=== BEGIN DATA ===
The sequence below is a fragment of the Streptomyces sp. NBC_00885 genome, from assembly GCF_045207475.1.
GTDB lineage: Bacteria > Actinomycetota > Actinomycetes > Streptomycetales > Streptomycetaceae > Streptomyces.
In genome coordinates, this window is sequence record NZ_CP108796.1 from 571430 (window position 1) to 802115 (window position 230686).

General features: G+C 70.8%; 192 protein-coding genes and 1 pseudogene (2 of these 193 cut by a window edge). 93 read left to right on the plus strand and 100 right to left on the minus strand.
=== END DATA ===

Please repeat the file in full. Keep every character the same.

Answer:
The sequence below is a fragment of the Streptomyces sp. NBC_00885 genome, from assembly GCF_045207475.1.
GTDB lineage: Bacteria > Actinomycetota > Actinomycetes > Streptomycetales > Streptomycetaceae > Streptomyces.
In genome coordinates, this window is sequence record NZ_CP108796.1 from 571430 (window position 1) to 802115 (window position 230686).

General features: G+C 70.8%; 192 protein-coding genes and 1 pseudogene (2 of these 193 cut by a window edge). 93 read left to right on the plus strand and 100 right to left on the minus strand.